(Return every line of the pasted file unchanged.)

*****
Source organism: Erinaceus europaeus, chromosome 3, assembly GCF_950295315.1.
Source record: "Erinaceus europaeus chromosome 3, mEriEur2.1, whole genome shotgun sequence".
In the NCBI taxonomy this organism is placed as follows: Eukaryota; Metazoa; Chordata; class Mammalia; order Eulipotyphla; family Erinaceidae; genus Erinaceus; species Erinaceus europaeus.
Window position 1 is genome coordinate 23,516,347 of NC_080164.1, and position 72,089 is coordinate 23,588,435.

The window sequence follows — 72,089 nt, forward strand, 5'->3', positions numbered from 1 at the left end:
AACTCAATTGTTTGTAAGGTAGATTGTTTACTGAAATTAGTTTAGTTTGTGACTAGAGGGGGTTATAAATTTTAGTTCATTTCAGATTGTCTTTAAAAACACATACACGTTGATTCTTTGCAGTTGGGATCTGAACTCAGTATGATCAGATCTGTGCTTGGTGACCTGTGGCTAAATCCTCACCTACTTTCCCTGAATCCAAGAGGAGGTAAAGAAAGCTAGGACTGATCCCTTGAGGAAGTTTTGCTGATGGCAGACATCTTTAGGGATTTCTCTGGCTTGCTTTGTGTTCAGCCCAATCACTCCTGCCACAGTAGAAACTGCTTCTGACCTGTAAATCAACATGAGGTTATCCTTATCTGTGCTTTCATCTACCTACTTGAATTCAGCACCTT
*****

Source organism: Erinaceus europaeus, chromosome 3, assembly GCF_950295315.1.
Source record: "Erinaceus europaeus chromosome 3, mEriEur2.1, whole genome shotgun sequence".
In the NCBI taxonomy this organism is placed as follows: Eukaryota; Metazoa; Chordata; class Mammalia; order Eulipotyphla; family Erinaceidae; genus Erinaceus; species Erinaceus europaeus.
Window position 1 is genome coordinate 23,516,347 of NC_080164.1, and position 72,089 is coordinate 23,588,435.

The window sequence follows — 72,089 nt, forward strand, 5'->3', positions numbered from 1 at the left end:
AACTCAATTGTTTGTAAGGTAGATTGTTTACTGAAATTAGTTTAGTTTGTGACTAGAGGGGGTTATAAATTTTAGTTCATTTCAGATTGTCTTTAAAAACACATACACGTTGATTCTTTGCAGTTGGGATCTGAACTCAGTATGATCAGATCTGTGCTTGGTGACCTGTGGCTAAATCCTCACCTACTTTCCCTGAATCCAAGAGGAGGTAAAGAAAGCTAGGACTGATCCCTTGAGGAAGTTTTGCTGATGGCAGACATCTTTAGGGATTTCTCTGGCTTGCTTTGTGTTCAGCCCAATCACTCCTGCCACAGTAGAAACTGCTTCTGACCTGTAAATCAACATGAGGTTATCCTTATCTGTGCTTTCATCTACCTACTTGAATTCAGCACCTT